President Richard M. Nixon: Vice-President to Eisenhower

About the President Richard M. Nixon, his time as vice-president to Eisenhower and its lead up to his own election campaign.

On the Way to the White House: Nixon proved himself to be an unusually active Vice-President. With Ike intent on remaining above politics, it was up to the Vice-President to serve as the Republicans's politician-in-chief. Nixon also sat in on Cabinet meetings, though he usually listened in silence while others conducted the business of Government. At one Cabinet meeting Nixon surprised his colleagues by pulling a mechanical drummer out of his pocket. He quickly wound up the toy, set it down on the long table, and let it march around for a few moments as the most powerful men in America looked on in stunned silence. Finally, Nixon got to the moral of his demonstration: "We've got to drum up support for Republican candidates."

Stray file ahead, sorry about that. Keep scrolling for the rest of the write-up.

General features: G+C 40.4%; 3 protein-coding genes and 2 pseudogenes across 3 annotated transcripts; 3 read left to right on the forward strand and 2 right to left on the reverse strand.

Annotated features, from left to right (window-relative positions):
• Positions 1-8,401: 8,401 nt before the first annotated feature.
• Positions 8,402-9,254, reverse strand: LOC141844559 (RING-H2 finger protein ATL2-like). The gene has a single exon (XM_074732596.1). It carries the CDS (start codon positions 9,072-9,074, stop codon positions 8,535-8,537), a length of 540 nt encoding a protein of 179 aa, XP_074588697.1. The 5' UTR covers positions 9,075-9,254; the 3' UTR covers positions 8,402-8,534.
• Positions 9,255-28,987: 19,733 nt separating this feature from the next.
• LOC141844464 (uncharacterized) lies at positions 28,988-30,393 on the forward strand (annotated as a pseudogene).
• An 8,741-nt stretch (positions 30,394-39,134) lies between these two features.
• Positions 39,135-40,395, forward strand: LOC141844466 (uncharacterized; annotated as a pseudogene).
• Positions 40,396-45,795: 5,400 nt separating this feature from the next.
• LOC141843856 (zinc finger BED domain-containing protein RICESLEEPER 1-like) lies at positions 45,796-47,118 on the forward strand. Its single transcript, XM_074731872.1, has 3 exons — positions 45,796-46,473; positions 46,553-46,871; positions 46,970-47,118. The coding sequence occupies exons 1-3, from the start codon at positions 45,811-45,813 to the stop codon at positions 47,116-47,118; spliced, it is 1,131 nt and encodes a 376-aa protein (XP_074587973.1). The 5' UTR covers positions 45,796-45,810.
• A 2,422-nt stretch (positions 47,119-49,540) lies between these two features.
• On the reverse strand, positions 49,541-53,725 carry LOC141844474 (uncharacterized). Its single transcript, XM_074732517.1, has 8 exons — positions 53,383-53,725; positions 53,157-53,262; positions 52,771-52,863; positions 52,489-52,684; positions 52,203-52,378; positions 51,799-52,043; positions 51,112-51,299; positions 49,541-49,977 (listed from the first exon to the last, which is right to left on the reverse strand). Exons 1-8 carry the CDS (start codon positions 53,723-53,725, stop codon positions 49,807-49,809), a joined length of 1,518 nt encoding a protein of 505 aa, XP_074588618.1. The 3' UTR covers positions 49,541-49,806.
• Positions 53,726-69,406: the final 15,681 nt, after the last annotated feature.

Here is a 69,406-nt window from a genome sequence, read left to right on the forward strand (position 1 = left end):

In 1956, when Ike ran for reelection, he wanted to drop Nixon from the national ticket. He called the Vice-President in for a tense Oval Office meeting, and offered Nixon any post in the Cabinet (except Secretary of State) if he would voluntarily step down. Nixon refused, and with his strong support from conservatives and Republican professionals, Ike could not have purged him without a fight. The general reluctantly accepted Nixon as his running mate once again, but he continued to snub the Vice-President both socially and politically. Nixon was considered so unimportant in the White House scheme of things that there were parts of the building that he had never even seen until President Lyndon Johnson invited him there one day and took him around. Not even Eisenhower's heart attack and stroke--which brought Nixon so close to the Presidency--could persuade Ike to take his Vice-President seriously. In 1960, Ike was asked at a press conference, "What major decisions of your Administration has the Vice-President participated in?" Ike's flip response was: "If you give me a week, I might think of one."

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